A Chapter 13 bankruptcy allows an individual to repay all or a portion of his or her debts with one monthly payment for a period of three to five years. It may reduce the balance required to satisfy a loan, as well as the interest rate — without the risk of property being sold by a trustee. Chapter 13 can assist with managing many types of debt in addition to what Chapter 7 covers: mortgage back payments; vehicle, furniture and student loans; tax debt (old and new); and child support or lease arrears. Generally, an individual is not required to pay all debts back in full.
In a Chapter 13 bankruptcy, individuals often receive asset protection that is not available under Chapter 7. One prime example: the ability to stop a real estate foreclosure. Chapter 13 provides an opportunity to resolve delinquent mortgage payments over a period of three to five years. It can also stop vehicle repossession and even recover a recently repossessed vehicle.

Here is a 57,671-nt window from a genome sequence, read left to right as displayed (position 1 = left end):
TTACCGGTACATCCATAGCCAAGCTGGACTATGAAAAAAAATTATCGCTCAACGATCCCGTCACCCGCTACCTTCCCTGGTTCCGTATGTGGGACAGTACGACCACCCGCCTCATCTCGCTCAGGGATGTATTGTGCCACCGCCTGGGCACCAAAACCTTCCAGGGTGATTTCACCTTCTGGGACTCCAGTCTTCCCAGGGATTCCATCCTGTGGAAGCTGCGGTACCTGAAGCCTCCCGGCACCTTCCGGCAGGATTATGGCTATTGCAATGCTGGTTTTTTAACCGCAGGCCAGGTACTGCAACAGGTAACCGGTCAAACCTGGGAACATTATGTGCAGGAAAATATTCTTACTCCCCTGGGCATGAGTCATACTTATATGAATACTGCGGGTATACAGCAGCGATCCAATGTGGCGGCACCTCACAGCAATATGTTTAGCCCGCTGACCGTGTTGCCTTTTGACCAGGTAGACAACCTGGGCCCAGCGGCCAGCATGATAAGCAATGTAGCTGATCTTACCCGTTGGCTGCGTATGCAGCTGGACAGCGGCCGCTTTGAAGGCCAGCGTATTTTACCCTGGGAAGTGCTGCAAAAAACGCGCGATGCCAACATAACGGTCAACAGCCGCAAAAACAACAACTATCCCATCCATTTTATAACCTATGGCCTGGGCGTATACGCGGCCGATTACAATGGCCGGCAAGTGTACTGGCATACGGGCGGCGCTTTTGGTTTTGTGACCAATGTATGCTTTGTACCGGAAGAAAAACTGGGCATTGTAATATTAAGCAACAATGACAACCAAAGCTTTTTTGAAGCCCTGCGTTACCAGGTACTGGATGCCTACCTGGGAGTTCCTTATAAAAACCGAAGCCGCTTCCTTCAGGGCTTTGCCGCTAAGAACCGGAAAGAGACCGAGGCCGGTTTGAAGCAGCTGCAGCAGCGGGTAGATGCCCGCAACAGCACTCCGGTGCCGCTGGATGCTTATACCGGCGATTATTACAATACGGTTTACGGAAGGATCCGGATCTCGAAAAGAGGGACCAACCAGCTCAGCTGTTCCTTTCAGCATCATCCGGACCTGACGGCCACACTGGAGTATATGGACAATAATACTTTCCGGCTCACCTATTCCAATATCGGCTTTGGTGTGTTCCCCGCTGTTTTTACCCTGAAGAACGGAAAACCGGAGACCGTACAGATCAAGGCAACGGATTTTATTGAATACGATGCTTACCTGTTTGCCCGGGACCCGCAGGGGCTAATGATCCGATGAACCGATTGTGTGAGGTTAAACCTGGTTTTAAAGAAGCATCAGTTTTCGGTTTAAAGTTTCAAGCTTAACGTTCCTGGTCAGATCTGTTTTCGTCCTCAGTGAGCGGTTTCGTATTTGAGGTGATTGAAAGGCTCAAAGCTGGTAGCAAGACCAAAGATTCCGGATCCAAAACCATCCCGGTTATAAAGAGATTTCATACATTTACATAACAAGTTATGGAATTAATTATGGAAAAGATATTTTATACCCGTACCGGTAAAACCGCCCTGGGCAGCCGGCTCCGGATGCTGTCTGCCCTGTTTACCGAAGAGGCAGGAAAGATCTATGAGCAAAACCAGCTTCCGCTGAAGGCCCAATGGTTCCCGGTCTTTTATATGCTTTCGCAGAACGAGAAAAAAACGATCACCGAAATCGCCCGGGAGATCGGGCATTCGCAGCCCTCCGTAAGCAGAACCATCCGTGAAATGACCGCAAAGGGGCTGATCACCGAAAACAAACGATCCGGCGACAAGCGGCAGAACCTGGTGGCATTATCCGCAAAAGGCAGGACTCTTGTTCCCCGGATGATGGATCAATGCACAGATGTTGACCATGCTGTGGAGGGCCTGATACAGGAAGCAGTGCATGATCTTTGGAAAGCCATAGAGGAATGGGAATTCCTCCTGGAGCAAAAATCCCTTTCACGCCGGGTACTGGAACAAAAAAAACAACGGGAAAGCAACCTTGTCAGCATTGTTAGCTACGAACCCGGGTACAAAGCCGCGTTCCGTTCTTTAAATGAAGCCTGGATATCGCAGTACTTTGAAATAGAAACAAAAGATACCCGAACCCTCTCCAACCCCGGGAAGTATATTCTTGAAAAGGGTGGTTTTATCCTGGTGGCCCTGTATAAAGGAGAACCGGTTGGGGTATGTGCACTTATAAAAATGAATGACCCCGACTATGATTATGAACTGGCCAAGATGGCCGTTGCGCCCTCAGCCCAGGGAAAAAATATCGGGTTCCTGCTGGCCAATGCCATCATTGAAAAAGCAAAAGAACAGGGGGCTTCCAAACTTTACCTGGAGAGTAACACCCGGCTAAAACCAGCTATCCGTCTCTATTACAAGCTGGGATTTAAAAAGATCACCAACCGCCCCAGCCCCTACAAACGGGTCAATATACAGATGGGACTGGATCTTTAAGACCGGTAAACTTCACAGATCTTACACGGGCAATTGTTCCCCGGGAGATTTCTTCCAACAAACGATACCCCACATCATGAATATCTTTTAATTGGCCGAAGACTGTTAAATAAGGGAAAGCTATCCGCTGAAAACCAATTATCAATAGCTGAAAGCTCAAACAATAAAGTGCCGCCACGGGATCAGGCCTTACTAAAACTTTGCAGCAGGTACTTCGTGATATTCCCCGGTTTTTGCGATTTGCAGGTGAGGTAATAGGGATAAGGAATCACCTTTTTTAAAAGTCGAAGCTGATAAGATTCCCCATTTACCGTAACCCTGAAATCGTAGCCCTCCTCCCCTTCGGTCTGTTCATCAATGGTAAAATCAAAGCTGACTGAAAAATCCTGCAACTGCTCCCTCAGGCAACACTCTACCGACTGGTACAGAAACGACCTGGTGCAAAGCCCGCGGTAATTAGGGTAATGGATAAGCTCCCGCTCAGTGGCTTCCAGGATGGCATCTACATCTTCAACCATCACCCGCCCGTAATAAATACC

CONSIDERING THE PRACTICALITIES
Despite its potential benefits, a bankruptcy filing creates concerns, particularly regarding the effect on an individual’s credit score and ability to obtain credit later. A credit report will typically reflect a Chapter 13 filing for seven years and a Chapter 7 filing for 10 years.
This does not mean that individuals must wait that long to improve their ratings or obtain credit for purchases. A bankruptcy’s impact varies from person to person, so it is important for those who have filed to take action to improve their credit scores. This generally involves obtaining and maintaining payment on a new line of credit, such as a secured credit card or vehicle loan. It is common for filers to obtain new lines of credit after a bankruptcy filing.